Tag Archives: biology

Bon Air Science Fair!

This upcoming Tuesday at 6pm, Bon Air Library will be hosting a program full of science experiments for teens, all supplies provided! Experiments will include Elephant Toothpaste, Silly Putty, Ice Cream, and building a wave machine. Come check it out!

What’s Elephant Toothpaste? Here’s a more extreme demonstration!

Teddy Bear Cholla

Sometimes, names are abject liars, and something that sounds harmless, or actually cute can be horrible. Probably the mascot of all things so much worse than they sound is the downright adorably-named Teddy Bear Cholla ( Cylindropuntia bigelovii ). Even the scientific name of this vegetable horror sounds cute: bigelovii. D’awwww.

Here’s a patch of them:

a patch of teddy bear cholla looking chubby and cute.

By Homer Edward Price (Teddy-Bear-Chollas-c Uploaded by Amada44) [CC BY 2.0 (http://creativecommons.org/licenses/by/2.0)], via Wikimedia Commons

I mean, they even look sort of cute. Nubby and chubby and maybe plush and fuzzy. But it’s not fuzz. It gets worse.

It’s wicked sharp needles.

Closeup of teddy bear cholla needles. Sharp.

Stan Shebs [CC BY-SA 3.0 (http://creativecommons.org/licenses/by-sa/3.0) or CC BY-SA 2.5 (http://creativecommons.org/licenses/by-sa/2.5)], via Wikimedia Commons

Ouch. But wait, it gets even worse. The needles have tiny serrated edges, so that like a harpoon head, once they stick, they’re hard to pull out. By which I mean an entire chunk of cactus is now stuck to you by its spines. Cholla segments are very weakly attached to the rest of the cactus and they break off at the slightest touch.

Teddy Bear Chollas reproduce primarily through this process of harpooning and hitching rides on unfortunate animals, who transport the chunks to new locations until they can finally work the spines out. The cactus chunks can take root where they land, and a new Teddy Bear Cholla is born. They also flower and produce fruit with seeds in it though.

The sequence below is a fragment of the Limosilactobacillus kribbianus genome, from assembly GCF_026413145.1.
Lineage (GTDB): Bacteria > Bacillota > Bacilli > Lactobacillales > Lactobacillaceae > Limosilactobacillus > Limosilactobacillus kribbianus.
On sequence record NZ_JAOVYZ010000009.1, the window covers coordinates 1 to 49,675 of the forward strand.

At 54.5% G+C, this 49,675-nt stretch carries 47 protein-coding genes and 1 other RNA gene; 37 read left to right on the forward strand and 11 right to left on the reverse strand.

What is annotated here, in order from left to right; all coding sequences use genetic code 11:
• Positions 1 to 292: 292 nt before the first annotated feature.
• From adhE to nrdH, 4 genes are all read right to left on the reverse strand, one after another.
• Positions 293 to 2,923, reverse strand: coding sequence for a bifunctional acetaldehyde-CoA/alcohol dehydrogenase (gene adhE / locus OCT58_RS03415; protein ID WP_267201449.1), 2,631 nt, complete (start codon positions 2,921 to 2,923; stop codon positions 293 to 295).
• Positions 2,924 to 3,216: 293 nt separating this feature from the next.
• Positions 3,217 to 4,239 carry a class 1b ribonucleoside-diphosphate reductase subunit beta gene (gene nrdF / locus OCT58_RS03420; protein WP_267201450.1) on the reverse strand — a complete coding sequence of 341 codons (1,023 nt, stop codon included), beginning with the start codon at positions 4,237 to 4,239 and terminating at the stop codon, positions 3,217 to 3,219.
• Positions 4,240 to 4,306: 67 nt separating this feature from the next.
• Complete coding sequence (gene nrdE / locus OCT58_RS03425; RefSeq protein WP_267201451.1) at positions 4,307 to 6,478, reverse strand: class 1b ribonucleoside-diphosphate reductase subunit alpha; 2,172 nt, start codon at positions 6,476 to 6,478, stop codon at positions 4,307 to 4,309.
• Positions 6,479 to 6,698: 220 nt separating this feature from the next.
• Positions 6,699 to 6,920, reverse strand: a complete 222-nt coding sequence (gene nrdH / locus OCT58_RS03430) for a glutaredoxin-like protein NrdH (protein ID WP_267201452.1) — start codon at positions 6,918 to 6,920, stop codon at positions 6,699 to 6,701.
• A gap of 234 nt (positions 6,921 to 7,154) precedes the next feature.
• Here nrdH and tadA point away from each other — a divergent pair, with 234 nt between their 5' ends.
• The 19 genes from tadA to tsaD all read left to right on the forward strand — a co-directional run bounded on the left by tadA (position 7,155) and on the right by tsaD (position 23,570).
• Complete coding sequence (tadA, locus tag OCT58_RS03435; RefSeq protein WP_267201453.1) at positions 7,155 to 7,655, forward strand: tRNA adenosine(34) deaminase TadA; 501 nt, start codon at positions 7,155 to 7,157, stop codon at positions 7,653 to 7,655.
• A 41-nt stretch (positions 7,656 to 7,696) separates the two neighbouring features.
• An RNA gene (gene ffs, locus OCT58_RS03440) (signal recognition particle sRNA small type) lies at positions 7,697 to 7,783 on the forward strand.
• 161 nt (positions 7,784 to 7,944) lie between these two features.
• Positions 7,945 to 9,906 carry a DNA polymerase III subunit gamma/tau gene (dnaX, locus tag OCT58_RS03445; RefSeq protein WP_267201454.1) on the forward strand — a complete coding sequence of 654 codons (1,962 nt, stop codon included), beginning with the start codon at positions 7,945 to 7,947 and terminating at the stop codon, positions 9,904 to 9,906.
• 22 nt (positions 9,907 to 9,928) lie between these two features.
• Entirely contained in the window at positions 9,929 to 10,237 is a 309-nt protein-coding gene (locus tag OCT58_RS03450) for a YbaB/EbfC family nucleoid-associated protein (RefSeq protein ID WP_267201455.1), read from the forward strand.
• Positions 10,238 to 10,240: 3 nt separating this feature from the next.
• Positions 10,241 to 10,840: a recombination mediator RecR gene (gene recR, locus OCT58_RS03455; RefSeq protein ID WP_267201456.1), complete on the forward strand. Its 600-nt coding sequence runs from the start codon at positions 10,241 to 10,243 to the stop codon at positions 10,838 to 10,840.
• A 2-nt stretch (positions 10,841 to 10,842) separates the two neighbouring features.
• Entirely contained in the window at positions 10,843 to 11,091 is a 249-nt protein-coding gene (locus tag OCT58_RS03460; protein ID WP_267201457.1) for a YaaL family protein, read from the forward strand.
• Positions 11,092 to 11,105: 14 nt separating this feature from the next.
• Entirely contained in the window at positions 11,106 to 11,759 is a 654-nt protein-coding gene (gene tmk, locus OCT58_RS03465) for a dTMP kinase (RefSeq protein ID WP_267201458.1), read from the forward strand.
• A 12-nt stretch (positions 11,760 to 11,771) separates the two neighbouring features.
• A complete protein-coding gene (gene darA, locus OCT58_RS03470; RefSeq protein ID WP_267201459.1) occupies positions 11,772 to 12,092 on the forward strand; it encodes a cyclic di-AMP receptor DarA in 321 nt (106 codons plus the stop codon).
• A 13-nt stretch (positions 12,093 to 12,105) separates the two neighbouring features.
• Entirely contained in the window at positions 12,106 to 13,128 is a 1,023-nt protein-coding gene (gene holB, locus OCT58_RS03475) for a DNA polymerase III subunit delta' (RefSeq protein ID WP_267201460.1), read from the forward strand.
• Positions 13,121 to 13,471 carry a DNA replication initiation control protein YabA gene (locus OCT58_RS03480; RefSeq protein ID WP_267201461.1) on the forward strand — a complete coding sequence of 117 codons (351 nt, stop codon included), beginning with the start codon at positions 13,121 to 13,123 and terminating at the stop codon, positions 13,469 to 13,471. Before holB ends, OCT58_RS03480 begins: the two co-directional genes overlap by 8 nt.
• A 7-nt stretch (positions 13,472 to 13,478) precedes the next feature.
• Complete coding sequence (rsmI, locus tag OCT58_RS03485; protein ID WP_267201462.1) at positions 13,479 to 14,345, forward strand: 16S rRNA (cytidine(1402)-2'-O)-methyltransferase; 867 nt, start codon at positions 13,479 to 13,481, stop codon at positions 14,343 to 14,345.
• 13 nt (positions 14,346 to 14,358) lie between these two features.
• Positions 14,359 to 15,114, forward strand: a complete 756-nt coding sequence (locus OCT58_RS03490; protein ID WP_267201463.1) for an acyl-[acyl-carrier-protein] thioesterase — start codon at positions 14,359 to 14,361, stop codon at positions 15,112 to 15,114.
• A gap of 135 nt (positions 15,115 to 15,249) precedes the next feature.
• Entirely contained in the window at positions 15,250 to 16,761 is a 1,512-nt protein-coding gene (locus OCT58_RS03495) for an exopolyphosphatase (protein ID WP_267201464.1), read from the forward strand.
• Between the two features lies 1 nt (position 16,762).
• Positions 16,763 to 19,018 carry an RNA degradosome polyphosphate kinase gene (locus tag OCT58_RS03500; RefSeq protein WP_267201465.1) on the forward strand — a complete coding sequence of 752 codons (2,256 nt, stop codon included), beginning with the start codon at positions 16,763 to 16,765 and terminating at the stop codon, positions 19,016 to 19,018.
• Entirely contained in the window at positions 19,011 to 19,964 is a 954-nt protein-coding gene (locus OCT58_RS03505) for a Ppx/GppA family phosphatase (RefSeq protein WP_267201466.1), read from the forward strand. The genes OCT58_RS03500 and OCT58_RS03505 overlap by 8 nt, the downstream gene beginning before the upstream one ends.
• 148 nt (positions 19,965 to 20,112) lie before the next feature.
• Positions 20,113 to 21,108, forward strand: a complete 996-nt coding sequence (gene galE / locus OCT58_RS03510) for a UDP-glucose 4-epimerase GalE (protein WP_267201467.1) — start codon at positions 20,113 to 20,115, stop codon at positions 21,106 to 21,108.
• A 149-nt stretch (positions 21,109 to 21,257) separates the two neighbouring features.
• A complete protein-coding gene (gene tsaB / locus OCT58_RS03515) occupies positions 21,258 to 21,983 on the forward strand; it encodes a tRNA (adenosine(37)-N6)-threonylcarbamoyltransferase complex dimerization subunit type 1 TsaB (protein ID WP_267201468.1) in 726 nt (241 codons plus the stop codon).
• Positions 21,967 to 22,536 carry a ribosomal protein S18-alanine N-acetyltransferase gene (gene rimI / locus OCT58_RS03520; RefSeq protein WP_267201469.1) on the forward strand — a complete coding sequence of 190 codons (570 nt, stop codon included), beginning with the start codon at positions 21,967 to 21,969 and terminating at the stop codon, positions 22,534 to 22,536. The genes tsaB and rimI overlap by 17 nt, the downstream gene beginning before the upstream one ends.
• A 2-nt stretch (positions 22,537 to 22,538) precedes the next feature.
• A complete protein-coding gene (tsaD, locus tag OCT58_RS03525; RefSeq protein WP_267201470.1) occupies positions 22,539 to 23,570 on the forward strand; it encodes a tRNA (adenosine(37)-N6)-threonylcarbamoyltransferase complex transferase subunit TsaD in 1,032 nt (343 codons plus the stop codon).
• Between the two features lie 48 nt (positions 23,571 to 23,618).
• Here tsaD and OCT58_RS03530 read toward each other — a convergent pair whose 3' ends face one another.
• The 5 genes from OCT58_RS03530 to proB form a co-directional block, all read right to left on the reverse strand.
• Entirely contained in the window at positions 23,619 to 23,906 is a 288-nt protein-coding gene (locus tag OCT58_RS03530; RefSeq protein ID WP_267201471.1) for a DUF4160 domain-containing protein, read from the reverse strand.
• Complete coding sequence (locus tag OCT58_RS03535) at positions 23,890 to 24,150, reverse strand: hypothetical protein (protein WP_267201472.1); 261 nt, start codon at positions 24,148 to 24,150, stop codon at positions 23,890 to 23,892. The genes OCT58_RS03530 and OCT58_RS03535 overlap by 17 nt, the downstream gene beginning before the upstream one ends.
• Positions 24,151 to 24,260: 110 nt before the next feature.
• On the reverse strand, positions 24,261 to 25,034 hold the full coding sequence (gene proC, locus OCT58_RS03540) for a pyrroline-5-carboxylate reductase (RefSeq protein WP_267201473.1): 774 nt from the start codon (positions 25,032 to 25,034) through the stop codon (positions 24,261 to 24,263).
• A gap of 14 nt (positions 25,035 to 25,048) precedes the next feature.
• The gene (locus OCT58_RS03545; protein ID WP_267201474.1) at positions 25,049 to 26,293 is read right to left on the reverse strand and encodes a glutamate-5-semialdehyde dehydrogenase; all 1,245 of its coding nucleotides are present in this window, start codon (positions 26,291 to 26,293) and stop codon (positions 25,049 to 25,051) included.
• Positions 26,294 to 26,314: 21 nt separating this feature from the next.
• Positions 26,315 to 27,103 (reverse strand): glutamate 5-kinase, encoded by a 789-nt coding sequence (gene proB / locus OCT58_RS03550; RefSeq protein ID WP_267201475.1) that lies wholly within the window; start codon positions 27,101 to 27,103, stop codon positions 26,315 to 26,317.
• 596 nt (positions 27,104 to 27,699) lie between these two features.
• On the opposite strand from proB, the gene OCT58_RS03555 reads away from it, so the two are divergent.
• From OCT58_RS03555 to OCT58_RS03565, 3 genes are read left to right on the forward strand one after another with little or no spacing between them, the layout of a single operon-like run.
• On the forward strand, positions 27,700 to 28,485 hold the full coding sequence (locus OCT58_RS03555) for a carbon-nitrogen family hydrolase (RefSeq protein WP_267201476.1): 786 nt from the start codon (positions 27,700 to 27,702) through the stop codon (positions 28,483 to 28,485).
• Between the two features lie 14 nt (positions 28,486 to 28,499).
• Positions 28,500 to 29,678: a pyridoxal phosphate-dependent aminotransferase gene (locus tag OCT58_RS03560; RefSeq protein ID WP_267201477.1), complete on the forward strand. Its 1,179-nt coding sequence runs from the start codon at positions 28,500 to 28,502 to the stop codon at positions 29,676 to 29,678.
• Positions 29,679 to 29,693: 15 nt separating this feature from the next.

cup-shaped teddy bear cholla blooms.

Quite pretty flowers, actually.

Teddy Bear Chollas, like many plants, can reproduce either sexually (with flowers and pollination) or asexually (cloning via pieces of the plant taking root). Cloning is much faster and more effective, but all the plants that root from pieces of a mother plant are genetically the same, and so all of them share the same vulnerabilities. That’s why genetic diversity in a species is so important. The more different versions of genes are available, the more chances there are to resist any one disease or other threat.

Like So:

A drawing of a patch of cholla, where most are one type, but there's two that don't match the rest.

A Wild Cholla Patch Appears! Most are clones of the mother plant, but a few are from seeds, and have other genes mixed in.

the mother and clones are killed, leaving the different two cholla.

Although the parasite kills the mother plant and the clones, which were vulnerable to it, it doesn’t get the others.

Cholla patch with a mix of the two surviving cholla plants.

And the cholla keep on spreading mostly by cloning, but sometimes by seeds.

Teddy Bear Cholla are very good at spearing and spreading.

Cholla patch spreading out into the far distance.

By Jack Dykinga [CC BY-SA 2.0 (http://creativecommons.org/licenses/by-sa/2.0)], via Wikimedia Commons

This is a (mostly) clone army, stretching out to the far horizon. They feel no remorse or compassion. They know no mercy. Their numberless children are bred on blood and agony… Dang.

Teddy Bear Cholla are METAL.

Fortunately, we live outside their natural range. But, anyway, if you go to the desert Southwest of North America, keep an eye on the Cholla.